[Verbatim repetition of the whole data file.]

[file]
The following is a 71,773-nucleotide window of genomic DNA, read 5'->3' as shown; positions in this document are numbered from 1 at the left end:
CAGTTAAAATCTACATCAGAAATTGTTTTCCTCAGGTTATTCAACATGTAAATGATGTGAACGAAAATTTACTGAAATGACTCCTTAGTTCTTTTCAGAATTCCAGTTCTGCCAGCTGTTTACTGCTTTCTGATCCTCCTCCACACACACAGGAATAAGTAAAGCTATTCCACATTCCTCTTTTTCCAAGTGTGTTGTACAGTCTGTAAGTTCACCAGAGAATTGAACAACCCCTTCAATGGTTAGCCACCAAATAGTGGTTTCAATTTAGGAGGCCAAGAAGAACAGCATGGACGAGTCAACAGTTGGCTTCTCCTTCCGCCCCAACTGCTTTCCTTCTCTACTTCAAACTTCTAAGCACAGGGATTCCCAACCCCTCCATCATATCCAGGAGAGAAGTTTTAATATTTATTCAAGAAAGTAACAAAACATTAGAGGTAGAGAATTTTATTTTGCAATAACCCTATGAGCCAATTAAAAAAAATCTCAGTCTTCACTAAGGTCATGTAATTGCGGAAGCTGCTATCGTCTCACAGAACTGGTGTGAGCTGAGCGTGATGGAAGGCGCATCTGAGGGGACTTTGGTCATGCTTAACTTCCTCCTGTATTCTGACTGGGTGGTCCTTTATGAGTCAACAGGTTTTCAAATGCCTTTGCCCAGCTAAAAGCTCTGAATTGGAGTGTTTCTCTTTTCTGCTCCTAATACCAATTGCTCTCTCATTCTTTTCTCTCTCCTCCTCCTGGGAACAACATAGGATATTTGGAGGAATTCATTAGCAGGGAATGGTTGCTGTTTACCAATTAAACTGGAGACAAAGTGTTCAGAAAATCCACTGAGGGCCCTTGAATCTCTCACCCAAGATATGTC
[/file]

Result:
The following is a 71,773-nucleotide window of genomic DNA, read 5'->3' as shown; positions in this document are numbered from 1 at the left end:
CAGTTAAAATCTACATCAGAAATTGTTTTCCTCAGGTTATTCAACATGTAAATGATGTGAACGAAAATTTACTGAAATGACTCCTTAGTTCTTTTCAGAATTCCAGTTCTGCCAGCTGTTTACTGCTTTCTGATCCTCCTCCACACACACAGGAATAAGTAAAGCTATTCCACATTCCTCTTTTTCCAAGTGTGTTGTACAGTCTGTAAGTTCACCAGAGAATTGAACAACCCCTTCAATGGTTAGCCACCAAATAGTGGTTTCAATTTAGGAGGCCAAGAAGAACAGCATGGACGAGTCAACAGTTGGCTTCTCCTTCCGCCCCAACTGCTTTCCTTCTCTACTTCAAACTTCTAAGCACAGGGATTCCCAACCCCTCCATCATATCCAGGAGAGAAGTTTTAATATTTATTCAAGAAAGTAACAAAACATTAGAGGTAGAGAATTTTATTTTGCAATAACCCTATGAGCCAATTAAAAAAAATCTCAGTCTTCACTAAGGTCATGTAATTGCGGAAGCTGCTATCGTCTCACAGAACTGGTGTGAGCTGAGCGTGATGGAAGGCGCATCTGAGGGGACTTTGGTCATGCTTAACTTCCTCCTGTATTCTGACTGGGTGGTCCTTTATGAGTCAACAGGTTTTCAAATGCCTTTGCCCAGCTAAAAGCTCTGAATTGGAGTGTTTCTCTTTTCTGCTCCTAATACCAATTGCTCTCTCATTCTTTTCTCTCTCCTCCTCCTGGGAACAACATAGGATATTTGGAGGAATTCATTAGCAGGGAATGGTTGCTGTTTACCAATTAAACTGGAGACAAAGTGTTCAGAAAATCCACTGAGGGCCCTTGAATCTCTCACCCAAGATATGTC